I had an interesting interaction when using DietPi. I turned on the killswitch option in the VPN section and suddenly I couldn’t access the web interface for any installed package on the Raspberry Pi.

It looks like DietPi didn’t include scripts to automatically configure iptables with installed packages. Yes, the routes were added for the killswitch but that was it. I’m surprised this is missing here. Everything else has been easy enough to setup up until this point. Although, this is either new or obscure enough to not really be a problem.

There are three main ways to “fix” this problem, configuring iptables properly, disabling the firewall, or removing the iptables package entirely. I’ll walk you through how I found out how I learned to fix the problem.

Checking IPtables Status

Start with typing iptables -L. What shows up?

root@raspi:~# iptables -L
Chain INPUT (policy ACCEPT)
target     prot opt source               destination         

Chain FORWARD (policy ACCEPT)
target     prot opt source               destination         

Chain OUTPUT (policy ACCEPT)
target     prot opt source               destination

You should see this type of output except it will be filled out. Review what your information is. Next up let’s see if iptables is actually enabled.

Is IPtables Actually Enabled?

To see if it is actually enabled type:

sudo iptables -L -nv

Now, if you see this type of output, then your firewall is already disabled:

root@debian:~# sudo iptables -L -nv 
Chain INPUT (policy ACCEPT 0 packets, 0 bytes)
 pkts bytes target     prot opt in     out     source               destination         

Chain FORWARD (policy ACCEPT 0 packets, 0 bytes)
 pkts bytes target     prot opt in     out     source               destination         

Chain OUTPUT (policy ACCEPT 0 packets, 0 bytes)
 pkts bytes target     prot opt in     out     source               destination         

To verify, type:

echo 0 > /proc/sys/net/ipv4/ip_forward

Check Subnet Mask

First, we checked if things were working and are enabled. Before we get into removing rules and removing packages, let’s verify the settings are correct.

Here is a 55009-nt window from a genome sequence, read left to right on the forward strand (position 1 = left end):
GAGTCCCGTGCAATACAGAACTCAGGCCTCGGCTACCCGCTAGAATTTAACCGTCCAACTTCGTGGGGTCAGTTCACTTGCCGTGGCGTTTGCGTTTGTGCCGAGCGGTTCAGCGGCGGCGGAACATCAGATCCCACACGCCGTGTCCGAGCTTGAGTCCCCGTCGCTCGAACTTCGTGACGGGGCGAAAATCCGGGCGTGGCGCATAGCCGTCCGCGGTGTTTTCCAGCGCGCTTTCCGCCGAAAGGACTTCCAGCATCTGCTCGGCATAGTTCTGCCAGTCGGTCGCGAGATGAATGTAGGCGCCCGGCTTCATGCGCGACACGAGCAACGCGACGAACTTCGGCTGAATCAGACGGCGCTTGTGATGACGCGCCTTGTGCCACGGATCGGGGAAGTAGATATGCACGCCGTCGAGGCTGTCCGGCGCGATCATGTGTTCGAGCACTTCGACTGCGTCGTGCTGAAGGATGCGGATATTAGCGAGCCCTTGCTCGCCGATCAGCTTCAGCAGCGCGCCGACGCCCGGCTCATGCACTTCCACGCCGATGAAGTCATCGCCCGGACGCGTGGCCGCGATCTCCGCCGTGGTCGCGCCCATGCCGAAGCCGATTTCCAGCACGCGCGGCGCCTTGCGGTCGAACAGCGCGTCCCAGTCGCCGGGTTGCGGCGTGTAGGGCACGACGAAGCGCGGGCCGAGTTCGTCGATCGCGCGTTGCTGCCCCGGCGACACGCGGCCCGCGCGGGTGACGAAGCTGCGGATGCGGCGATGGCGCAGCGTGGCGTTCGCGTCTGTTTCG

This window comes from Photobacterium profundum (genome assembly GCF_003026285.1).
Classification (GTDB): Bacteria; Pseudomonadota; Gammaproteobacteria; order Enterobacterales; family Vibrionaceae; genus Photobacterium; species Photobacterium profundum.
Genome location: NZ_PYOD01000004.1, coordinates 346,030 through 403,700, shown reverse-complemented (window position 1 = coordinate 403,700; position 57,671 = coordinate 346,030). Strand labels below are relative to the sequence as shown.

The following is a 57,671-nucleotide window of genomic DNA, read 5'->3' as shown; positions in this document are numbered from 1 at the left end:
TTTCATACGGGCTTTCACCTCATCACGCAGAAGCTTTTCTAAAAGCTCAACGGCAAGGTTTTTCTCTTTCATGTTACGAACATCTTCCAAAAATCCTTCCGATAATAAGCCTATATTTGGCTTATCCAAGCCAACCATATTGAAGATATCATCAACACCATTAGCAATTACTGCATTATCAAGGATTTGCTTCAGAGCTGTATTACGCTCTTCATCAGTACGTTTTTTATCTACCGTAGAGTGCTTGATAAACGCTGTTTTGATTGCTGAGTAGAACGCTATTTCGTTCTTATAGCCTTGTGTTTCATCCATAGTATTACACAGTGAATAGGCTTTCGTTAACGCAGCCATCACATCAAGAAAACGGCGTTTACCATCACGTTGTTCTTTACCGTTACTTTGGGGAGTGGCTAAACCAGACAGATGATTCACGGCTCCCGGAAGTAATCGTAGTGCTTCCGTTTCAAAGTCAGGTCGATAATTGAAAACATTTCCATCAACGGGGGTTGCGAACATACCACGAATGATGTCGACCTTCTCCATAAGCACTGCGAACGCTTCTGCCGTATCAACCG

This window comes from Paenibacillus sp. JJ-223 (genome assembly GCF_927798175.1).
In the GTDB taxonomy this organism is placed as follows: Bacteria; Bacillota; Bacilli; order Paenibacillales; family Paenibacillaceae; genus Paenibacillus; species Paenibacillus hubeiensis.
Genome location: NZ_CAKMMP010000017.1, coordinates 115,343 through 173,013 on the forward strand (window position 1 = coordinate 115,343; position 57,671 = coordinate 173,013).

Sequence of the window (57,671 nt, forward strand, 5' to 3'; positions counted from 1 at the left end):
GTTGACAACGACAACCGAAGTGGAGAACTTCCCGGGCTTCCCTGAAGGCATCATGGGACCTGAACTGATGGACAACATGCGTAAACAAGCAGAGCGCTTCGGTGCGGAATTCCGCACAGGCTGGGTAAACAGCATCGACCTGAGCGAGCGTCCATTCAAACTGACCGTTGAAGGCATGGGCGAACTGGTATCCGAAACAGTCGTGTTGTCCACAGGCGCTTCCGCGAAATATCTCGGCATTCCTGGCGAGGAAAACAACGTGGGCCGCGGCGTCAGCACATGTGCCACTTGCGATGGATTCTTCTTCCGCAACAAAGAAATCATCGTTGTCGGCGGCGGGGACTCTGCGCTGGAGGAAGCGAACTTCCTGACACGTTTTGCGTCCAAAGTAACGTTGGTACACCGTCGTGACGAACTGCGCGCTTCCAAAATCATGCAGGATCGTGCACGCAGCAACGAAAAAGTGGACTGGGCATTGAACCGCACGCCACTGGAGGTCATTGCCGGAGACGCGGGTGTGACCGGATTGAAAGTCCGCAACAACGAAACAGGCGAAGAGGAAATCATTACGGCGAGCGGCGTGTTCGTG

Are the connectivity issues only with web interfaces or can you not connect to sections of your local network?

When you ping and netcat, it may appear as if there is a firewall issue. The issue is most likely a configuration problem with your network settings.

Check to see if your subnet mask is correct. It defaults to /8 in the GUI, which means it will only communicate with the gateway if the destination IP is outside of /8, instead of the typical /24 mask. If this is the case, you have a routing misconfiguration. The subnet is too wide.

Flushing All Chains

Flushing all chains means deleting all firewall rules. To do so, you can either use -F or --flush:

sudo iptables -F

sudo iptables-save > /etc/iptables.conf

The second line is to save the configuration. If you don’t save, your change will revert back after you reboot.

Uninstalling IPtables to Test

If you have made it this far, it’s time to test uninstalling iptables-persistent. Type this command:

sudo apt remove --auto-remove iptables-persistent

But wait. It looks like it’s still there. After reboot, you are still able to run:

/etc/init.d/iptables-persistent save

Here’s the deal. Files in /etc are config files and remain after you remove a package. This is useful if you ever need to reinstall anything. In order to get rid of these files, you must purge the package. Type this command:

sudo apt remove --purge iptables-persistent

Why Does an IPtables Rule Disappear on Reboot?

What is iptables-persistent? This has to do with why rules disappear on reboot. If you add a rule to iptables to ban an IP and it works but doesn’t stick around after reboot, then note the following:

iptables-persistent snapshots the rules on install. If you edit your rules, you would have to manually update the files in /etc/iptables/.

Final Thoughts

I was able to fix my problem, but I didn’t like the way it behaved. So I disabled the VPN killswitch and reverted the changed iptables config files. Autoconnect seems to fit the bill here.

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